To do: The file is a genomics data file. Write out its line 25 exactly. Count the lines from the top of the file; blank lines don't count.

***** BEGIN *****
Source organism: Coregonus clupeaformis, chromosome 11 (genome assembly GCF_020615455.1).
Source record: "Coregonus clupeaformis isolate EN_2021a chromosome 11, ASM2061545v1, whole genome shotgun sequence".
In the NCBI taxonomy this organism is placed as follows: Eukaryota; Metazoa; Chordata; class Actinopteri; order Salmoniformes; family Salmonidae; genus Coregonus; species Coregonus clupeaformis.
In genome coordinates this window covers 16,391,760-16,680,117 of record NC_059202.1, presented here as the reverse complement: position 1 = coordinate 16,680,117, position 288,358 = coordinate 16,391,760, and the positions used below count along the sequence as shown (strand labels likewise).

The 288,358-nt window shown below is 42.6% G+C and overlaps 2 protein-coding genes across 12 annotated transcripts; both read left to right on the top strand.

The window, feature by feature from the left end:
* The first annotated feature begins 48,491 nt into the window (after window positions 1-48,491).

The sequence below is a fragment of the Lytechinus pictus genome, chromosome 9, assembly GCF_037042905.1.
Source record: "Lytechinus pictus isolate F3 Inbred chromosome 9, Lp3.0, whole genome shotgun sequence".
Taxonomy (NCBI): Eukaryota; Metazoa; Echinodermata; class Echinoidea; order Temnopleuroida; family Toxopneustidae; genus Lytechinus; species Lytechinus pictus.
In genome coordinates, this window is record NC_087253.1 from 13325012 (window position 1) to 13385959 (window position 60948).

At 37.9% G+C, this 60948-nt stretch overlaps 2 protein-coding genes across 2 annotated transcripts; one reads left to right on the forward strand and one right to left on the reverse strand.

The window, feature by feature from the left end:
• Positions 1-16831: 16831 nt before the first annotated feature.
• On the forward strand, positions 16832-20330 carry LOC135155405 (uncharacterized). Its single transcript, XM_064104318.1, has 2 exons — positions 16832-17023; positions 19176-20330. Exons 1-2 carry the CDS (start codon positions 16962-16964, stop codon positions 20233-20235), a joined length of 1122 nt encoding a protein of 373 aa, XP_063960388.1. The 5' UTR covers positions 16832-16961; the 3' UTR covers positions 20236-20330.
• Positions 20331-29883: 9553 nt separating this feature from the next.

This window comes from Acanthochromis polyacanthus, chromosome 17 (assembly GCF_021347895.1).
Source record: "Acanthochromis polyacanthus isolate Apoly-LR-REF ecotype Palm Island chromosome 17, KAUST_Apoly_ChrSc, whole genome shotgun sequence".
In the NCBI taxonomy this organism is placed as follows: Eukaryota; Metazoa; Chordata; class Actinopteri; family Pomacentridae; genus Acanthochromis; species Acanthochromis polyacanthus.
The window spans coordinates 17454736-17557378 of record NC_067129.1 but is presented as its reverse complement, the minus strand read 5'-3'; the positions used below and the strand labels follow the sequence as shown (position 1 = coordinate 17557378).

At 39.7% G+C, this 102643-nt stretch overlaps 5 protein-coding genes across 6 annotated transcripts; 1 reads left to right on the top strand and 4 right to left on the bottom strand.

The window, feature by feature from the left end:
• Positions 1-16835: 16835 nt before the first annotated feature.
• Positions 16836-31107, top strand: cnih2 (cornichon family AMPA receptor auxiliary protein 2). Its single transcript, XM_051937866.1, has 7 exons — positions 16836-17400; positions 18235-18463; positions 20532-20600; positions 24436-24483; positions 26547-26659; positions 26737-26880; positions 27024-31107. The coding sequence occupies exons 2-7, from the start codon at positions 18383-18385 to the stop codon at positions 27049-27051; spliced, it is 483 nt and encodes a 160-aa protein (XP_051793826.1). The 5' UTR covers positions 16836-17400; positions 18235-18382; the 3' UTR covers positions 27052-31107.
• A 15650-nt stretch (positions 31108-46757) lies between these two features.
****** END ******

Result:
• A 15650-nt stretch (positions 31108-46757) lies between these two features.